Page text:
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Future Of Northern Prawn Fishery

AUSTRALIA - According to a case study of Australias Northern Prawn Fishery (NPF) there is a large gap between theory and practice when it comes to achieving the major goal of many of the worlds leading commercial fisheries maximum economic yield (MEY).

Conducted by CSIRO’s Wealth from Oceans Flagship, the Australian National University (ANU) and the University of Washington, the study found that sustainable fisheries management relies on four factors: information, a clear social grouping, strong institutional arrangements and appropriate incentives.

According to a paper on the study’s findings published this week in the Proceedings of the National Academy of Sciences, “a dose of reality” was an equally critical factor.

The $74.1 million NPF – which was recently identified by the United Nations as a global model for sustainable fisheries management – produces banana prawns and tiger prawns from a fishing ground extending from Weipa in far north Queensland to Cape Londonderry in northern Western Australia.

One of the paper’s lead authors, CSIRO scientist Dr Cathy Dichmont, says the NPF is among the first major fisheries in the world to fully embrace both economic efficiency and environmental sustainability in an operational management system.

“Underpinning this is a bioeconomic model developed by CSIRO, the Australian Bureau of Agricultural and Resource Economics and ANU to set harvest levels in a way that joins industry profit with prawn biology so the fishery can be managed in real time,” Dr Dichmont says.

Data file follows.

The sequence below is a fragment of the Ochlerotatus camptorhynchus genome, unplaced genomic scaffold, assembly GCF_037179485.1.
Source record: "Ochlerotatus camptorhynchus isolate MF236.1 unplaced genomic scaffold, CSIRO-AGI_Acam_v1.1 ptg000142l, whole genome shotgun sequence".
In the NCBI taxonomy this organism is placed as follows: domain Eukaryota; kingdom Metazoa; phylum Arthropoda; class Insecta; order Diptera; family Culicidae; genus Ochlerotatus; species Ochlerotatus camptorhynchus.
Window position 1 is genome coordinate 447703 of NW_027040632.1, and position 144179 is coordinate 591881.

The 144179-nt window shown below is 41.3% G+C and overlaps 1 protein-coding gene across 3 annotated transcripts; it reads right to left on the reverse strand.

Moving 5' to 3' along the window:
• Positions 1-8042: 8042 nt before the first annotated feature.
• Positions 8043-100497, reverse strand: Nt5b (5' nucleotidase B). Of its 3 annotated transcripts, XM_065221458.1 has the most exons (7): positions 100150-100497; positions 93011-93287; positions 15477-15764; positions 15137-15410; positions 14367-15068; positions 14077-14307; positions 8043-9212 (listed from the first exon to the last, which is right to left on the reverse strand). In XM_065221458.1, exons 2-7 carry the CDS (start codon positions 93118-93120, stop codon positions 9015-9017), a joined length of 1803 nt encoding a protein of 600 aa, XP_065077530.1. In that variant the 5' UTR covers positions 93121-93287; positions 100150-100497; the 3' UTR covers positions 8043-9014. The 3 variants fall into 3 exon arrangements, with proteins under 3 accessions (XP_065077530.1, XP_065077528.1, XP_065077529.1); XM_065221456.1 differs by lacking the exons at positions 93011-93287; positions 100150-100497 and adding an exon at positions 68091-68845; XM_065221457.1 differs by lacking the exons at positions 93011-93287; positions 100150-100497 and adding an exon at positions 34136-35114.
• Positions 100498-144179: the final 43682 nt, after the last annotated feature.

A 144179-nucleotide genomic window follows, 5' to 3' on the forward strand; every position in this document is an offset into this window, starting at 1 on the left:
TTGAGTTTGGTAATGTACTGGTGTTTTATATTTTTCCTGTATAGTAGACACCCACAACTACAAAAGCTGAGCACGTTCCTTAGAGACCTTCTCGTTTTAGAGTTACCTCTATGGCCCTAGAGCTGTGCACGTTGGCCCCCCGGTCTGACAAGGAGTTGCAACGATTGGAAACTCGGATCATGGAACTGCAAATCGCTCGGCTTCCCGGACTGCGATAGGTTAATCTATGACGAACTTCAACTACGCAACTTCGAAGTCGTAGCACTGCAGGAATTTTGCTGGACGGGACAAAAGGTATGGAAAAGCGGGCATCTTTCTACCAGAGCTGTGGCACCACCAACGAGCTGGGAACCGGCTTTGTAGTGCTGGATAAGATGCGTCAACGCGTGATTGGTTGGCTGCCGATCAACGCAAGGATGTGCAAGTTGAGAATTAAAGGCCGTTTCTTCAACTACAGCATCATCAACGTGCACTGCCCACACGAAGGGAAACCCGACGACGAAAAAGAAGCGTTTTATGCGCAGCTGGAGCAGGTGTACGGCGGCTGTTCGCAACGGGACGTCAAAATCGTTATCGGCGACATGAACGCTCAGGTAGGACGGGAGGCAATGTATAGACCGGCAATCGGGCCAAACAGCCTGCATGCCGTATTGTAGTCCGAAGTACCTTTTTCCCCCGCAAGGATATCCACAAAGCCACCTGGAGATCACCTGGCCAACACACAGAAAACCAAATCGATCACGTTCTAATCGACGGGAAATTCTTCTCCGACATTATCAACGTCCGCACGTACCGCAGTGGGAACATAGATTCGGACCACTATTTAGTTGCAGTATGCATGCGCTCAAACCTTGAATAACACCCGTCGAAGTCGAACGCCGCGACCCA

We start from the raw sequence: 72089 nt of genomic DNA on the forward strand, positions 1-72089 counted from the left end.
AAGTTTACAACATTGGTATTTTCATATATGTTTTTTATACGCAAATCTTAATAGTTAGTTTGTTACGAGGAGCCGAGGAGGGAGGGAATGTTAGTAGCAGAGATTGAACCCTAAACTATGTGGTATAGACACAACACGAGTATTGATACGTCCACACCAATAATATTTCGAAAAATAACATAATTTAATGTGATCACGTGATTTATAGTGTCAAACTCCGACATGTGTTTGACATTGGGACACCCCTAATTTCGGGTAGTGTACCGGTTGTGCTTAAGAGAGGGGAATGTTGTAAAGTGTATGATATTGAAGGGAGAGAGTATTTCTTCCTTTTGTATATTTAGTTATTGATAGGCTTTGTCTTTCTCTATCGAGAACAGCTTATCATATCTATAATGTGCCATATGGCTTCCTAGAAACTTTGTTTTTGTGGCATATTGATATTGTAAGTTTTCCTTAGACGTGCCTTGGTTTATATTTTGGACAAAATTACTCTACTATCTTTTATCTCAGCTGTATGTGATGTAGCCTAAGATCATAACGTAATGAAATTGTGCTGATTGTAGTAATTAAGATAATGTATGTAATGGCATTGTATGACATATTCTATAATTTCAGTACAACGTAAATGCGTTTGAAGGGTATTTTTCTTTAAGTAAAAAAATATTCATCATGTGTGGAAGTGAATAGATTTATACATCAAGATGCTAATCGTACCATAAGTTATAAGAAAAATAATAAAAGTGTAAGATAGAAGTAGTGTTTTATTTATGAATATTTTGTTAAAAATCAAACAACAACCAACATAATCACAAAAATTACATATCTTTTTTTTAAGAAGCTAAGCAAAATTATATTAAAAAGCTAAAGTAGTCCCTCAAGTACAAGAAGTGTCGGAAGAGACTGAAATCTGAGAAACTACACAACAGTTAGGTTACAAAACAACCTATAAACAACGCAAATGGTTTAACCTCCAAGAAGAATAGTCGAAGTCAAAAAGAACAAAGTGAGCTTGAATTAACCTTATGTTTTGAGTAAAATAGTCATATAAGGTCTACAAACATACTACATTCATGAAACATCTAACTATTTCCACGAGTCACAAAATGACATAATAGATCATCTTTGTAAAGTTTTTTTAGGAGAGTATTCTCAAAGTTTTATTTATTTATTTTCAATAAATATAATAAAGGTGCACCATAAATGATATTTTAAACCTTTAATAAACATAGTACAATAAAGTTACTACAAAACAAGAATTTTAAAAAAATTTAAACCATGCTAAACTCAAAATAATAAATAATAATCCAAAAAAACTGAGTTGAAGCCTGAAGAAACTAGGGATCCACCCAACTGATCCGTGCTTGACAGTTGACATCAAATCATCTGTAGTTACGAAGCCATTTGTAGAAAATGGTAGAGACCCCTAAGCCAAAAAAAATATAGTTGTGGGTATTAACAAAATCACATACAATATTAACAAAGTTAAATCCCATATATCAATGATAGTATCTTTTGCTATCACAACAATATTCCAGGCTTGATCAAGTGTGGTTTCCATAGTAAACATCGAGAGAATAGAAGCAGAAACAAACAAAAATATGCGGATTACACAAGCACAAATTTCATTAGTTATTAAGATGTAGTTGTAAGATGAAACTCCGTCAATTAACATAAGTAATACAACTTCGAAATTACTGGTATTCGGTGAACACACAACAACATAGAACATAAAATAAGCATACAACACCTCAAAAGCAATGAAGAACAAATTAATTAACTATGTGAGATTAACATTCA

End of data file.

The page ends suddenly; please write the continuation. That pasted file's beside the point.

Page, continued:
“What was known only in theory has now been applied to a ‘real life’ situation.”

This required researchers to mathematically and statistically describe the growth and survival rates of the four main prawn species caught in the NPF, how they interacted with the fishing fleet and also how this influenced industry costs such as fuel consumption.

“All this, while considering that costs, price and biology are dynamic in the short- to medium-term,” Dr Dichmont says.

"But a model is only a starting point for decision making.

“It isn’t a crystal ball that predicts exactly what will happen. Fisheries management is described as a ‘wicked problem’ because interactions within and among the social, economic and ecological systems are highly complex, non-linear and, to a large degree, unknown. There is no one right answer that will solve the problem forever.”

She says the study made it clear that the participation of all relevant parties – fishers, boat owners, managers and scientists – is essential to ensure the model incorporates accurate data and as many viewpoints as possible.

“Having all the stakeholders involved from the beginning also means they will understand the limitations of the model, as well as its value in adaptive management, allowing the partners to evaluate the outcomes from previous decisions and adjust subsequent actions accordingly.”

The CEO of NPF vessel operator Austral Fisheries, David Carter, says continuing collaboration between the industry, scientists and fishery managers should ensure the NPF’s future success.

“Extensive research in the NPF has helped us address market downturns, over-fishing of tiger prawn stocks, and the environmental impacts of fishing,” Mr Carter says.

Dr Dichmont says that NPF stakeholders were actively involved in determining which assumptions were to be applied in the modelling analyses.

“The NPF experience moves us along the line of changing theory. There is a lot we can learn from it, which will help to identify how the approach can be adapted for and applied to other fisheries around the world,” Dr Dichmont says.

“One thing is clear, however: MEY won’t be achievable unless the fishery already has the four crucial elements of information, identity, institutions and incentives.”

the Fish Site Editor

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